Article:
“I will,” I say and pull Tuff down the street after me.

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Bonjour Shanghai
Excerpt

Prologue

I made it.

Well, barely.

I ran down the airline ramp all sweaty and winded, my bags swinging from side to side, including the canvas bag Jake gave me as a goodbye present that reads Smart Women Don’t Kiss Ass, They Kick It in bold pink.

I almost missed my flight because deep down inside, I still wasn’t sure I should leave. It was no surprise that leaving Jonathan behind was heart-wrenching. We stood there holding each other in the middle of the busy JFK terminal for what felt like forever, with Jake looking on.

Even though I was trying to be fully present in Jonathan’s arms, I could see and feel Jake’s anxiety in the distance. He kept checking his phone. I wish I could have helped resolve all his problems before I left, but I just couldn’t.

We all came together for a group hug, and I promised to video-call them daily on WeChat, then I kissed them both and just ran and didn’t look back until I got to the security gate. That’s probably why I’d chosen to wear sneakers — so I could run. Maybe I’d known that if I slowed down, I might lose my resolve in an instant, change my plans, and never get on that plane. Love and friendship can open your heart wide and make you do foolish things.

But I just couldn’t do that to Maddie, to my parents, or, more importantly, to myself. I need to prove that I can kick ass on my own. That I really can make it.

I rushed through security and dashed off to the gate with my visa, passport, and boarding pass in hand, and now here I am at the plane. I don’t look anything like a Parsons or Condé Nast fashion student at the moment, with sweat dripping from my forehead and my hair in a messy bun, but who cares?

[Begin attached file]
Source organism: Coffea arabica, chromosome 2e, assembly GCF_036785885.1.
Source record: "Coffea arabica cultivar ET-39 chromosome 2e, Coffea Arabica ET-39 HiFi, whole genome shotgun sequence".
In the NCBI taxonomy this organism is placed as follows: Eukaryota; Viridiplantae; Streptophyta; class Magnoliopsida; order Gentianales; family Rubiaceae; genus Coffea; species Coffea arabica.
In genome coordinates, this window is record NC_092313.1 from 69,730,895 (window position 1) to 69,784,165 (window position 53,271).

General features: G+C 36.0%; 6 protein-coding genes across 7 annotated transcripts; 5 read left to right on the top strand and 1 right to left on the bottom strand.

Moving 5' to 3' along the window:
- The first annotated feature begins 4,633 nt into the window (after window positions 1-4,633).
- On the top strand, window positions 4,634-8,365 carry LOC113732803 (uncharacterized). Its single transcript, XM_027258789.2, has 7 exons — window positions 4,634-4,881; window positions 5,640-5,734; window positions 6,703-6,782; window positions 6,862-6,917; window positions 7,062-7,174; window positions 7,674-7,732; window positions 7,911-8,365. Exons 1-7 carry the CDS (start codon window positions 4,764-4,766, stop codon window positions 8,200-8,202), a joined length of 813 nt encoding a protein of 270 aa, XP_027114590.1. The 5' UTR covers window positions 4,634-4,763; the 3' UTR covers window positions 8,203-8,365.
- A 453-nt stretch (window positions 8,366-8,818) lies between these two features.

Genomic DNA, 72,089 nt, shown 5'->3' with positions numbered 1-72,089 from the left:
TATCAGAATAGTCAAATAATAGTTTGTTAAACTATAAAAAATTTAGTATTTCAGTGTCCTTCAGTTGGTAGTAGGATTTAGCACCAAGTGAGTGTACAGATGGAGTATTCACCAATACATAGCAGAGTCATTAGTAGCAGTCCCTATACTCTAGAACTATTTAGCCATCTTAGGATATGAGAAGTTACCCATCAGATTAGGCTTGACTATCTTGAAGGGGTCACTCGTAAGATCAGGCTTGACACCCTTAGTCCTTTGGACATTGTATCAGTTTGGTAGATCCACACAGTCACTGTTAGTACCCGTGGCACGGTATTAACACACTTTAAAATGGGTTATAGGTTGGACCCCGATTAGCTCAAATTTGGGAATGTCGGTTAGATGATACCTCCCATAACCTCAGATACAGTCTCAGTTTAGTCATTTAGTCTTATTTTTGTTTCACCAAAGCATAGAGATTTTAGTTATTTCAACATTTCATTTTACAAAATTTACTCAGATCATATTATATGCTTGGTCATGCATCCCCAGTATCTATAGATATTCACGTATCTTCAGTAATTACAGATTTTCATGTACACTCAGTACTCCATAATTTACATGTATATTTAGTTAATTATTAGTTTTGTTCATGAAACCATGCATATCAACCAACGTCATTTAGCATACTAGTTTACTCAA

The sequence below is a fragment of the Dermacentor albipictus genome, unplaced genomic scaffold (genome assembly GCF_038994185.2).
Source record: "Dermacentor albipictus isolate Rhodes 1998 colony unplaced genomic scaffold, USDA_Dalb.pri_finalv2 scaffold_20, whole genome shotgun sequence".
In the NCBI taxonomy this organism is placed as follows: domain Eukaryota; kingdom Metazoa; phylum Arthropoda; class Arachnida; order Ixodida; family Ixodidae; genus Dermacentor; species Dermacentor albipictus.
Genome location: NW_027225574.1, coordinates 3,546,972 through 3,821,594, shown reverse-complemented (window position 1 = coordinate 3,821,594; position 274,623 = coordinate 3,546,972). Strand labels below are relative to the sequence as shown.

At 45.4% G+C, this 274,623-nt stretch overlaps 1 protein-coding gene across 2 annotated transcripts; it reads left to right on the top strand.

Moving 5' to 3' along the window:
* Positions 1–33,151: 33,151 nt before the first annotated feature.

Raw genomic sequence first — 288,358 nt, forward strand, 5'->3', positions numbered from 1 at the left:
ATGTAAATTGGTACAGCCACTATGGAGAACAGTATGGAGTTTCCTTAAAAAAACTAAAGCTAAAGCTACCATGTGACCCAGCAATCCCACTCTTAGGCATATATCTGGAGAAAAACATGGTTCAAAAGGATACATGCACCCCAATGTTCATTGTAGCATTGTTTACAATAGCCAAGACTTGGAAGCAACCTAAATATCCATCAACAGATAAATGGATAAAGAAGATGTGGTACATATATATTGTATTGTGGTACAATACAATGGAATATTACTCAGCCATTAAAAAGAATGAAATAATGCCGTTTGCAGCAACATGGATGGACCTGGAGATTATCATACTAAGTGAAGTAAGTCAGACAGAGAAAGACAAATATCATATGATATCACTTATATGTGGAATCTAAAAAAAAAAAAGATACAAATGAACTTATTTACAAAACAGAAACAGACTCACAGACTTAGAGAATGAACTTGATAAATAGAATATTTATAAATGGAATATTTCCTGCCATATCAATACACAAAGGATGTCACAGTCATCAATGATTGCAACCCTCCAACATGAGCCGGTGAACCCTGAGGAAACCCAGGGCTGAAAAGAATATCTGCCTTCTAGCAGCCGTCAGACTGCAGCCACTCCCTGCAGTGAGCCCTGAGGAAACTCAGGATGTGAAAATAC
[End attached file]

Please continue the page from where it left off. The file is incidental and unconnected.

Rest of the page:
When I board, the flight attendants don’t look too thrilled about my tardiness. But their mood shifts when I compliment them on their uniforms: impeccable red dresses and delicate silk scarves tied around their necks. They look impossibly chic.

Some of the passengers shoot me evil stares, maybe because I’m late, but more likely because of the pink-sloganed bag I keep shoving in their faces as I awkwardly manoeuvre to my seat. Jake would be immensely proud.

I pull out my magazines, the two paperbacks Jonathan gave me to read, and my bottled water. I also have a box of cupcakes baked for me by Jake’s mom. I actually teared up when he handed them to me. The fact that Jake’s mom has no clue about her son’s predicament breaks my heart.

I look around. Thankfully, my seat neighbour is a mature-looking Chinese woman who’s already got her nose in a book. I like my travel companions to be quiet so I can read and write.

I’m hoping to finally write another blog post for Bonjour Girl, one that resonates with my values, now that I have the time, space, and energy to do it.

After the emergency protocols have been duly explained and we’ve taken off, I pull out my laptop. I open a bag of roasted almonds and think about what to write. This feels good. Taking refuge in my writing will help me to have a more positive outlook on my upcoming adventure. I’m going to Shanghai!

Someone taps me on the shoulder.

“Clementine? Clementine Liu?”

I look up to see a handsome young Asian man standing next to me in the aisle.

“I have a note for you from a close friend of mine,” he says, handing me a folded piece of paper. “Enjoy your flight, okay?”

“Thanks.”

I sit up straight, curious about this mysterious note.

I open it and my eyes nearly pop out of their sockets when I see who it’s from.

Welcome to Shanghai.